Simply put, the reason that the rear windows in most cars don’t roll down all the way is that the window storage compartment in the rear doors just isn’t big enough. Remember, when you roll down the windows, all that glass doesn’t just disappear into the ether, it has to go somewhere.
Car doors have a little cavity in them that holds the window glass when it’s rolled down. That cavity is bigger in the front doors because the doors themselves are typically larger. They’re big enough to accommodate both that cavity and all the other miscellaneous mechanics a car door needs.
The rear doors, however, are slightly smaller in size, usually not reaching all the way down to the bottom of the car’s body. Because the doors are physically smaller, there’s less room for a window cavity — there’s only enough spare space in a typical car door to push the window down about three-fourths of the way, while the rest of the space is needed for the passenger door’s mechanics.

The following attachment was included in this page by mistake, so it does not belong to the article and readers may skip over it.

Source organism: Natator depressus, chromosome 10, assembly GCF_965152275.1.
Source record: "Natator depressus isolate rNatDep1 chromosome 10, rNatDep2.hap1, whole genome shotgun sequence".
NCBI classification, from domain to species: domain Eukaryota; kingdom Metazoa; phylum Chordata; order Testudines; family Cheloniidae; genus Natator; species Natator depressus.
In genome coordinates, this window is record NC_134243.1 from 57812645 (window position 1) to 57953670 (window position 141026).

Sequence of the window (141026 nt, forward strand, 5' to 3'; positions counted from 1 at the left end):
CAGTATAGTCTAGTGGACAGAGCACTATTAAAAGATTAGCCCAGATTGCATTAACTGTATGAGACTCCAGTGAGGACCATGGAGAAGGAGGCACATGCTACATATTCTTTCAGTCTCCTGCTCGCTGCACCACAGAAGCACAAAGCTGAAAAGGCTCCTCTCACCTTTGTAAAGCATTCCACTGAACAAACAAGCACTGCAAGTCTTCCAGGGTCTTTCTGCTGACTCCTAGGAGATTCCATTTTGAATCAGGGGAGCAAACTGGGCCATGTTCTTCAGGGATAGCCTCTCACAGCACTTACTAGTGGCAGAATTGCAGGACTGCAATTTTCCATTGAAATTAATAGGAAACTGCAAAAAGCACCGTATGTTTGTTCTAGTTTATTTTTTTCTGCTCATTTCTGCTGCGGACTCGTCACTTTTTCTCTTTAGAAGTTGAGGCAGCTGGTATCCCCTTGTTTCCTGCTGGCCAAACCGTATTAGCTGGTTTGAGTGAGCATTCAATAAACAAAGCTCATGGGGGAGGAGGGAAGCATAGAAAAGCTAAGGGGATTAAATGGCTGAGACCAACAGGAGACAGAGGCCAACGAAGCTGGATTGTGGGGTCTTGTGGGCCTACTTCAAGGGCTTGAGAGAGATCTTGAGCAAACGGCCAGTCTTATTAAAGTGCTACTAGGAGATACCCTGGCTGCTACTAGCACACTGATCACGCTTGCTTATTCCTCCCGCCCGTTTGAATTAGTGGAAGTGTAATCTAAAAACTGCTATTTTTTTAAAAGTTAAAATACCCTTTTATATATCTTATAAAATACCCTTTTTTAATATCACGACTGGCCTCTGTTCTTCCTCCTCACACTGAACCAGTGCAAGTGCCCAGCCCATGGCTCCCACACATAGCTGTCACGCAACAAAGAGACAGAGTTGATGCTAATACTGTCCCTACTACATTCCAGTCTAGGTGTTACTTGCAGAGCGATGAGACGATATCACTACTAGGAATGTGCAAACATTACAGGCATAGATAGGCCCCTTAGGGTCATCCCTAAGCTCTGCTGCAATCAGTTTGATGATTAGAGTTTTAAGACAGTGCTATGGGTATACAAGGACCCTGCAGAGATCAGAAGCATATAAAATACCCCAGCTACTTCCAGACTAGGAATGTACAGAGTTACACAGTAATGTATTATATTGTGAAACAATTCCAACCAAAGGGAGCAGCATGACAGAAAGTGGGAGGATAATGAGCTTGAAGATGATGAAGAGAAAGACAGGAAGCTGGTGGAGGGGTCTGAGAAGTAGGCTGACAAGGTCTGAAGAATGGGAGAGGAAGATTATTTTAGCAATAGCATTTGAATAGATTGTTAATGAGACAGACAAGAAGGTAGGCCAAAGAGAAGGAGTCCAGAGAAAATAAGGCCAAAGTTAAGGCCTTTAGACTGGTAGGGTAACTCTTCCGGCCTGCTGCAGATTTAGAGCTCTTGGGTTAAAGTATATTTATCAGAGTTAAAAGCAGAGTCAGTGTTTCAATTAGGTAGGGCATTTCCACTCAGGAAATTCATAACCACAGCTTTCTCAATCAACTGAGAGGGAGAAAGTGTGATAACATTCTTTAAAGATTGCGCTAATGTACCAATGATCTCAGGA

It’s for this same reason that newer, larger cars have windows that actually can roll down all the way — the passenger doors are bigger. Bigger doors means more space for a window storage cavity, so the rear windows can safely roll all the way down without impacting the door’s functions.
Any safety improvements that arise from the window not rolling down all the way are simply a coincidence of design, or are potentially a happy accident from the limitations of passenger door manufacturing.